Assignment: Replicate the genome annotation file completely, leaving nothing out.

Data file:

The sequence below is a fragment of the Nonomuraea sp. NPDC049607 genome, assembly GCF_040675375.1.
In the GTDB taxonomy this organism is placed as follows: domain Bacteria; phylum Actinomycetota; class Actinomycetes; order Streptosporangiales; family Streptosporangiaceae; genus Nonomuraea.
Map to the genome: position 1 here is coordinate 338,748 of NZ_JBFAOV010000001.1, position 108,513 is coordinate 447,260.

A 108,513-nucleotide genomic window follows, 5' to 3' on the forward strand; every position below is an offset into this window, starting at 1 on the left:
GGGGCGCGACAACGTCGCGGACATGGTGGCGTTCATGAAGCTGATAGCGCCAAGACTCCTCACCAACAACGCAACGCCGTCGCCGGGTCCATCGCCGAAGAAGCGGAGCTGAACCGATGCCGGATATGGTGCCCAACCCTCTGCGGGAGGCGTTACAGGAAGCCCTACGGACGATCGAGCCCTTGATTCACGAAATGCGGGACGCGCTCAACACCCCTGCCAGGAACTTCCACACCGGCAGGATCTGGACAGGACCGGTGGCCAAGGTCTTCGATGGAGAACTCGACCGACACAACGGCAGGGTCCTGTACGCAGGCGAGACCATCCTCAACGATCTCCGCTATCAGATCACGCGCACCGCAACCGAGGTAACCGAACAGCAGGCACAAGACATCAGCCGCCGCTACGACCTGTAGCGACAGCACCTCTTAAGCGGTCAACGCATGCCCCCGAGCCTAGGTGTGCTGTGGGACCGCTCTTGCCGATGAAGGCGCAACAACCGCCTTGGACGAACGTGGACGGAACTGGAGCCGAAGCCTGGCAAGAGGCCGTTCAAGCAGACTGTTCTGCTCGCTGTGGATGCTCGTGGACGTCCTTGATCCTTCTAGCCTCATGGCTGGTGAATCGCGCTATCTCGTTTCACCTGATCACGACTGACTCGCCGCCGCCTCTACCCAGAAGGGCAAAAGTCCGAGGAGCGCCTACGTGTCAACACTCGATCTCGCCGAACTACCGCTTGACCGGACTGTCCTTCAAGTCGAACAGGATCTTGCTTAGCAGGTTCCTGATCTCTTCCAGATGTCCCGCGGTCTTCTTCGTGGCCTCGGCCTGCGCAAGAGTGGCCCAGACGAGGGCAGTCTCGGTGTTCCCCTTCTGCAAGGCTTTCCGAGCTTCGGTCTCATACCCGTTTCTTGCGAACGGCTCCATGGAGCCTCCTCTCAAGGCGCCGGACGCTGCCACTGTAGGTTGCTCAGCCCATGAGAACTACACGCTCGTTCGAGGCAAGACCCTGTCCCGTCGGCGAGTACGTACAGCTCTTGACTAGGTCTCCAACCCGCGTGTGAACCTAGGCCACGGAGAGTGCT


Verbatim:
The sequence below is a fragment of the Nonomuraea sp. NPDC049607 genome, assembly GCF_040675375.1.
In the GTDB taxonomy this organism is placed as follows: domain Bacteria; phylum Actinomycetota; class Actinomycetes; order Streptosporangiales; family Streptosporangiaceae; genus Nonomuraea.
Map to the genome: position 1 here is coordinate 338,748 of NZ_JBFAOV010000001.1, position 108,513 is coordinate 447,260.

A 108,513-nucleotide genomic window follows, 5' to 3' on the forward strand; every position below is an offset into this window, starting at 1 on the left:
GGGGCGCGACAACGTCGCGGACATGGTGGCGTTCATGAAGCTGATAGCGCCAAGACTCCTCACCAACAACGCAACGCCGTCGCCGGGTCCATCGCCGAAGAAGCGGAGCTGAACCGATGCCGGATATGGTGCCCAACCCTCTGCGGGAGGCGTTACAGGAAGCCCTACGGACGATCGAGCCCTTGATTCACGAAATGCGGGACGCGCTCAACACCCCTGCCAGGAACTTCCACACCGGCAGGATCTGGACAGGACCGGTGGCCAAGGTCTTCGATGGAGAACTCGACCGACACAACGGCAGGGTCCTGTACGCAGGCGAGACCATCCTCAACGATCTCCGCTATCAGATCACGCGCACCGCAACCGAGGTAACCGAACAGCAGGCACAAGACATCAGCCGCCGCTACGACCTGTAGCGACAGCACCTCTTAAGCGGTCAACGCATGCCCCCGAGCCTAGGTGTGCTGTGGGACCGCTCTTGCCGATGAAGGCGCAACAACCGCCTTGGACGAACGTGGACGGAACTGGAGCCGAAGCCTGGCAAGAGGCCGTTCAAGCAGACTGTTCTGCTCGCTGTGGATGCTCGTGGACGTCCTTGATCCTTCTAGCCTCATGGCTGGTGAATCGCGCTATCTCGTTTCACCTGATCACGACTGACTCGCCGCCGCCTCTACCCAGAAGGGCAAAAGTCCGAGGAGCGCCTACGTGTCAACACTCGATCTCGCCGAACTACCGCTTGACCGGACTGTCCTTCAAGTCGAACAGGATCTTGCTTAGCAGGTTCCTGATCTCTTCCAGATGTCCCGCGGTCTTCTTCGTGGCCTCGGCCTGCGCAAGAGTGGCCCAGACGAGGGCAGTCTCGGTGTTCCCCTTCTGCAAGGCTTTCCGAGCTTCGGTCTCATACCCGTTTCTTGCGAACGGCTCCATGGAGCCTCCTCTCAAGGCGCCGGACGCTGCCACTGTAGGTTGCTCAGCCCATGAGAACTACACGCTCGTTCGAGGCAAGACCCTGTCCCGTCGGCGAGTACGTACAGCTCTTGACTAGGTCTCCAACCCGCGTGTGAACCTAGGCCACGGAGAGTGCT